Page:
The Kentucky Bourbon Trail is a coveted distillery crawl in America that’s on the bucket list of every bourbon lover. With names like Jim Beam, Bulleit, Wild Turkey, and several others all located under 100 miles of each other, it’s hard to resist a pilgrimage to the Bluegrass State. Drawing in over 2 million visitors a year, the famous trail is not only rich in quality bourbon, but it’s also rich in American history. In 1999, the Kentucky Distillers’ Association formed the official Kentucky Bourbon Trail tour as a way to educate visitors about how bourbon is crafted and the deep history embedded in Kentucky’s bourbon country. And boy are we sure glad they did.
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If you’re ready to get a taste of American history and a real bourbon experience, grab your KBT passport and hit the trail for a distillery tour that will make you appreciate bourbon in a whole new way. So grab your classic Kentucky Mint Julep, and let’s plan a dream getaway on the best bourbon heritage tour in the country starting in Bardstown, Kentucky, at the home of the Kentucky Bourbon Trail.
From Louisville to Lexington, here are all the stops you’ll want to make to get a taste of Kentucky’s finest bourbon.
1. Angel’s Envy Distillery
First stop on the trail, Angel’s Envy. Angel’s Envy is craft distilling at its finest. Pumping out eight to twelve barrels at a time, their hand-blended batches are a result of a 200-year-old tradition. To add a layer of depth to their products, the bourbon is finished in a ruby port cask, and the rye in a rum barrel.
When it came to naming this family-run business, they had a little help from the angel’s share. When aging whiskey, about five percent is lost due to evaporation. That five percent is known as the angel’s share. After master distiller Lincoln Henderson – independent founder of Angel’s Share and creator of Woodford Reserve and Gentleman Jack – joked about the whiskey being better than the angel’s share, Angel’s Envy was born.
Be sure to get a taste of their Cask Strength Bourbon finished in port barrels when stopping by. The complex, unfiltered spirit was voted “Best Spirit in the World” by Spirit Journal. This is one trail distillery you won’t want to miss.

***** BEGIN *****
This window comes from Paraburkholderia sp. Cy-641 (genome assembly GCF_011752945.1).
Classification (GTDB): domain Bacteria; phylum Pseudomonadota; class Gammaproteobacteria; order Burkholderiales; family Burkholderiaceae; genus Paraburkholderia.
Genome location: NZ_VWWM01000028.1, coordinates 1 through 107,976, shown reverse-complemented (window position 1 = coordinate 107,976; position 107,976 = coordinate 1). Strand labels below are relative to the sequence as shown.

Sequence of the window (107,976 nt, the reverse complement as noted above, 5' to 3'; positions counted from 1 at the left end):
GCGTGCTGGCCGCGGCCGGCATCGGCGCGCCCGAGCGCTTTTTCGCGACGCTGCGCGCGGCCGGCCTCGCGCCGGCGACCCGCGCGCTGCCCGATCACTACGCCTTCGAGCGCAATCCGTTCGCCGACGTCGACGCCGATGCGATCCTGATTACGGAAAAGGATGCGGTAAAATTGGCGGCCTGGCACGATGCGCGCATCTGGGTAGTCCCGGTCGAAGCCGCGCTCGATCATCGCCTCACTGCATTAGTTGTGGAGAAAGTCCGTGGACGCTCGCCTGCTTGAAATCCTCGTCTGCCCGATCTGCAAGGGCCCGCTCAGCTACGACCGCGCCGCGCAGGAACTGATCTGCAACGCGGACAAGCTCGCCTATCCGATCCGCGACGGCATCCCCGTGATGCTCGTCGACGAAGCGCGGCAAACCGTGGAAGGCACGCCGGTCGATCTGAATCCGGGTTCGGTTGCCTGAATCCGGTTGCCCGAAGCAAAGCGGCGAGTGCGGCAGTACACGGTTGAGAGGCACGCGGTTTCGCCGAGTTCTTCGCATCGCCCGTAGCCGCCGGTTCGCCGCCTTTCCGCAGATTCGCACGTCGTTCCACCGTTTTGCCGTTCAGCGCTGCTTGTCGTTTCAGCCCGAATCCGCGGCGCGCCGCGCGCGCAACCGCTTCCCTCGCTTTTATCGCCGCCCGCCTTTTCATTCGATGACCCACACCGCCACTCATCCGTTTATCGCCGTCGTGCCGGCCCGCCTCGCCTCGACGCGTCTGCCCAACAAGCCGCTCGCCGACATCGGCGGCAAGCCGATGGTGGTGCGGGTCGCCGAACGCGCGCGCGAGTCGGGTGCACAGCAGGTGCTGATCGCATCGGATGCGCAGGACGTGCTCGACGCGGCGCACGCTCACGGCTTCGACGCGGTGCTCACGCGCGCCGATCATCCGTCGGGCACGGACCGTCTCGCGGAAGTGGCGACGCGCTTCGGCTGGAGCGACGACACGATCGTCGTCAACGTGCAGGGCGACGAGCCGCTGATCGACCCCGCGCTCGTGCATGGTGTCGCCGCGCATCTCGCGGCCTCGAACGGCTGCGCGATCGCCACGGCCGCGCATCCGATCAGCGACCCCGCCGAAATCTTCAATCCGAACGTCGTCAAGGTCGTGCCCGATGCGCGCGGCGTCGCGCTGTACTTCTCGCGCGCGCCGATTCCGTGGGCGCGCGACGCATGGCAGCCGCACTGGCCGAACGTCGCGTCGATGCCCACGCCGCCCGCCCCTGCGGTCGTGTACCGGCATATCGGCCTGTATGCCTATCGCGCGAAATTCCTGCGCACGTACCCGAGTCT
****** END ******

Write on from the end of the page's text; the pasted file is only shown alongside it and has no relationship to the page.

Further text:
2. Evan Williams Experience
Evan Williams may have been a jack-of-all-trades, but there is one trade in particular he mastered, and that was bourbon. What he began in 1783 on the banks of Ohio is now the second largest selling Kentucky Straight Bourbon Whiskey in the United States, and the world. How about that for leaving a legacy for a native spirit?
When stopping by the location in Louisville on “Whiskey Row”, you have three tasting options. You can get a Traditional Tour and Tasting, have the Speakeasy Experience with a premium selection of bourbon, or try Sweet and Neat with a chocolate and whiskey pairing. With flavors ranging from their Kentucky Straight Bourbon to Egg Nog, there’s a little something for everyone at during the Evan Williams Bourbon Experience.
3. Jim Beam Distillery
Clermont, Kentucky + Louisville, Kentucky
Did you know that Jim Beam makes over two-thirds of all the bourbon produced in Kentucky? Considering all the phenomenal bourbon made on the trail, that ranks Jim Beam pretty high on the popularity scale. So what is it about Jim Beam that makes it so special? It’s the process. Jim Beam is distilled twice then aged for four years in virgin American oak barrels. The yeast strain they use is the very same yeast they have used since the end of Prohibition.
Speaking of Prohibition, that’s how this brand got its name. After Prohibition, the distillery was revived by James B. Beam, “The Colonel and the Legend.” They say he was so protective of his yeast strain, that he brought it home with him every weekend. How’s that for monitoring quality? Bourbon tours are never complete with a stop here to really appreciate a slice of American history.
Jim Beam does more than make bourbon, they also have a food line. From beef jerky to coffee beans, you can have all the things you love flavored like bourbon. If you can’t make it to the trail, or are having a hard time finishing it, you can shop online and bring the Kentucky Bourbon Trail to your home. Or if you’re in Tokyo, go to a pop-up Jim Beam bar.
4. Bulleit Distilling Company
Shively, Kentucky + Louisville, Kentucky
The Bulleit Distilling Co. may have started in 1987, but the recipe has been around much longer than that. Augustus Bulleit began distilling a rye whiskey back in 1830. After many experimental batches, Augustus came up with a unique bourbon that he would distill for the next thirty years. Then, one fateful day in 1860, Augustus vanished. According to legend, he loaded up a truck full of barrels and headed to New Orleans. He was never seen again.
While we may not know what happened to Augustus, we do know what happened to his recipe. Thanks to his great-great-grandson Thomas E. Bulleit, Jr., the brand is alive and prosperous. In particularly, Bulleit Rye Whiskey. A a straight rye whiskey made from 95 percent rye and 5 percent malted barley, this rye was made for bartenders. Taking off in bars throughout California, the state has become its biggest market.
If you’re anywhere near Louisville, Kentucky, you must make this stillhouse stop on the trail. With a tour and tasting only costing you $10 a person, it’s hard to resist. What’s also hard to resist is a Bulleit Rye Manhattan. Just saying.